But in a section laying out the reasons for Cruise’s four reported disengagements in November, Pickle’s incident is missing:


When I asked why it wasn’t included in the report, Cruise said it didn’t meet the standard for California regulations.

“California regulations require to report two types of disengagements: 1. Disengagements for immediate safety, and 2. Disengagements when the autonomous system failed,” the company said in an email. “In this instance, there was no need to disengage for immediately safety, and there were no system failure.”


The company declined to provide additional comment.

Cruise had a similar response a year ago, when The Information asked about its report and how it defines a “qualifying disengagement.” 

For instance, Cruise said in the report that its cars drove nearly 2,300 miles in San Francisco in November 2016 and experienced only six “qualifying disengagements.” (Cruise declined to say what it means by “qualifying.”) One of the people who’s been involved with Cruise’s testing in that period said, however, it was normal for one car to experience four or five safety-related disengagements every couple of hours, in just several dozen miles’ worth of driving. The same can be said about Cruise’s car tests at the beginning of this year, this person said.

And in the report, Cruise listed only disengagements from what it called “planned tests.”


To be sure, it’s not just Cruise. Other companies have broad interpretations of the statute; Tesla, for instance, reported zero autonomous test miles in California last year, but said it conducts “shadow-testing” of autonomous tech, by collecting data from its semi-autonomous cars that are already on the road during normal operations. Meanwhile, Nissan doesn’t count disengagements to start or finish a drive, reports Automotive News, while chipmaker Nvidia does. It’s confusing, and this is apparently a-OK under California statutes.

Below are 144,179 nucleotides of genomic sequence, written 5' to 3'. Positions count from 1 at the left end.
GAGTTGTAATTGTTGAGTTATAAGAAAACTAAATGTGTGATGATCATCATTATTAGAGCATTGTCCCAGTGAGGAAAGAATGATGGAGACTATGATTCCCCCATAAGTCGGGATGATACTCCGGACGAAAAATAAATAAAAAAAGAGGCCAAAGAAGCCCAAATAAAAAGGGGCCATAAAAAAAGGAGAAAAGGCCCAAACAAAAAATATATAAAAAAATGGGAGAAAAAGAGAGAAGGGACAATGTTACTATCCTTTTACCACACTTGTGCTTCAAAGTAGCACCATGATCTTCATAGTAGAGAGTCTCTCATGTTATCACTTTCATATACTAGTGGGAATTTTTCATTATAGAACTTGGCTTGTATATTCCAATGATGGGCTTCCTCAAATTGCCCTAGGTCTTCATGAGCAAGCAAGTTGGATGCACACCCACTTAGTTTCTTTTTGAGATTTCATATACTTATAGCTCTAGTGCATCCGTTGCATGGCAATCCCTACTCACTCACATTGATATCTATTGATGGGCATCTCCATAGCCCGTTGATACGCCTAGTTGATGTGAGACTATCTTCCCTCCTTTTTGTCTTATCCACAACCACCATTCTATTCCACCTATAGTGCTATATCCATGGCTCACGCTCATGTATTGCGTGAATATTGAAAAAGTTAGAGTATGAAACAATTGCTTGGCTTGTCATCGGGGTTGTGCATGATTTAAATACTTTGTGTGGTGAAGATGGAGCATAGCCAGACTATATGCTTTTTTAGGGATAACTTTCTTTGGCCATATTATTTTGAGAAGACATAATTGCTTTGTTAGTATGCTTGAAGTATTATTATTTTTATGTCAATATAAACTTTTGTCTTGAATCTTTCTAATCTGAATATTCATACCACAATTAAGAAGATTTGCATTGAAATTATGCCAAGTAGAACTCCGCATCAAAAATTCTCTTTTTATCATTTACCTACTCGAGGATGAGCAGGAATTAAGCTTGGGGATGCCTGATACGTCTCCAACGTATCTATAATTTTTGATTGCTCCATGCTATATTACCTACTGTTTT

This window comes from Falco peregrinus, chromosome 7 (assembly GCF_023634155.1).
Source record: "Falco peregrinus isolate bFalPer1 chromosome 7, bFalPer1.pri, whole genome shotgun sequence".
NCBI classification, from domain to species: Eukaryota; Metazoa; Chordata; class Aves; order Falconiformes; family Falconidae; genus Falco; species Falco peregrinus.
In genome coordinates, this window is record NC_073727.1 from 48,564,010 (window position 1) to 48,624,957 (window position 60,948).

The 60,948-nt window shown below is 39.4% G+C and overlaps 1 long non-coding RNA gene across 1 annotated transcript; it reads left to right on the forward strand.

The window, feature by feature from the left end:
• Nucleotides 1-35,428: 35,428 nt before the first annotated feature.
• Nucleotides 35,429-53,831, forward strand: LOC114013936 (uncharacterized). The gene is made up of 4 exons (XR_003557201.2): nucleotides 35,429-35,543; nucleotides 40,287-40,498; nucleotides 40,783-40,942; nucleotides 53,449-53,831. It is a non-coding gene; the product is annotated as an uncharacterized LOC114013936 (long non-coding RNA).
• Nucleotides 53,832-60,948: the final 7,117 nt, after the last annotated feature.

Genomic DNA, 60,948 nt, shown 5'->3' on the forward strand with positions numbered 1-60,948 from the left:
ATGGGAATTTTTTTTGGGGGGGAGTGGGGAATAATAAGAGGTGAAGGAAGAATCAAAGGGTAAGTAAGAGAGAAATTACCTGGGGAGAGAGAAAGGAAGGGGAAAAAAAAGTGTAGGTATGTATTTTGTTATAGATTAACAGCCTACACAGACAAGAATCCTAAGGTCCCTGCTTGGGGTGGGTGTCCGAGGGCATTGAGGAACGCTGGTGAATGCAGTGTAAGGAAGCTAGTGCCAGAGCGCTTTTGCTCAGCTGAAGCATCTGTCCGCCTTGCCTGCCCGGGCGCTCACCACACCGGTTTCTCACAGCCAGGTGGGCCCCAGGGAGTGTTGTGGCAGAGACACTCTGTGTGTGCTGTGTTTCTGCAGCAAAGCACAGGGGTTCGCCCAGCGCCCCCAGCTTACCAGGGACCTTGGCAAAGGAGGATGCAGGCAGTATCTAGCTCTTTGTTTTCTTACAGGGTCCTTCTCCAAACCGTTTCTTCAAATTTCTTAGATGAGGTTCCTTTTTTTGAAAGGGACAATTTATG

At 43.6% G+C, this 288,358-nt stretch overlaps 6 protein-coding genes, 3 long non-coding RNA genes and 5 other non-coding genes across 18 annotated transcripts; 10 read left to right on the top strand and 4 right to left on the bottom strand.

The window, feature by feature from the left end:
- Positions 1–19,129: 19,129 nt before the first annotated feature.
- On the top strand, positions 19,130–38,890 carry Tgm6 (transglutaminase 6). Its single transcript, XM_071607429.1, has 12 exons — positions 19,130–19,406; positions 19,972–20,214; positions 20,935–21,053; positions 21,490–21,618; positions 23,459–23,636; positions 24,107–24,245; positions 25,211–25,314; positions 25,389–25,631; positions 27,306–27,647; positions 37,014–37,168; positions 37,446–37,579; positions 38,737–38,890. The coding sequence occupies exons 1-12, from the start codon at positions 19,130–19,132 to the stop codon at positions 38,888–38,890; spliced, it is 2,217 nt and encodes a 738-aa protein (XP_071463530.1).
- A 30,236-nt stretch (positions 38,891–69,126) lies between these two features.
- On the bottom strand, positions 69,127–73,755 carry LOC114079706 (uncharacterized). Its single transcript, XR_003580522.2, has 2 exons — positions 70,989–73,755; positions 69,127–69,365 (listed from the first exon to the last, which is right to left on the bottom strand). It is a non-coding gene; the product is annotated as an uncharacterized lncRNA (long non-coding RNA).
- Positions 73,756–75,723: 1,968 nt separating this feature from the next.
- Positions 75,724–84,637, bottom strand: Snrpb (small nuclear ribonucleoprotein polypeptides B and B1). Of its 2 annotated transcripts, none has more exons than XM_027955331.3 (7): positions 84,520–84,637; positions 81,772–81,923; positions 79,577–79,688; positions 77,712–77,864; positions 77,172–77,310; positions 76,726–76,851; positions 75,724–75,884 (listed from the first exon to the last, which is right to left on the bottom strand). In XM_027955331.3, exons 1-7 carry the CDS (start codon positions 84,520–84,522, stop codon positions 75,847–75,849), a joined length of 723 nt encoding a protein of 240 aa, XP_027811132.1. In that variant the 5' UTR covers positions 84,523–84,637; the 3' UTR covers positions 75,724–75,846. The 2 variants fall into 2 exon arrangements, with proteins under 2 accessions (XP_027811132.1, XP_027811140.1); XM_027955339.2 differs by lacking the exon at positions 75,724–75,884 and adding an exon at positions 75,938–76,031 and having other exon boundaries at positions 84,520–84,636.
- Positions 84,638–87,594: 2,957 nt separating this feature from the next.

GM/Cruise’s report stands out otherwise, reporting a total of 105 disengagements over 131,671 miles, meaning it had a rate of 0.79 disengagements per 1,000 miles—a sharp improvement over its 2016 stats. (Comparatively, Google’s self-driving car unit, Waymo, reported a rate of 0.18 disengagements per 1,000 miles over 352,545 miles driven.)


Surely this’ll make GM’s shareholders happy. This month, GM introduced a new fully-autonomous Bolt test vehicle that lacks a steering wheel or any pedals. The automaker wants to get the car on the road as early as next year, a super-fast timeline by any standard.


GM also reported it had “no disengagements” in California “made as a result of a failure of the autonomous technology.”

Fine, but the reports this week again show there’s the potential for serious gaps in what even qualifies as an event that required a human to manually take control of the car. That only means the public’s going to have to rely more and more on the company’s word—something that became evident last year, when it emerged that federal regulators could only rely entirely on Tesla’s data to conclude the automaker’s Autosteer capability led to a 40 percent drop in crashes.


That seems like quite a gamble when it comes to garnering the public’s trust to eventually let go of the wheel entirely and sit back while the automated tech steers.

Correction (3:50 p.m.): A previous version of this story incorrectly said that GM wants to deploy its steering wheel-and-driverless car as early as next month. GM wants to deploy it as early as next year. We regret the error.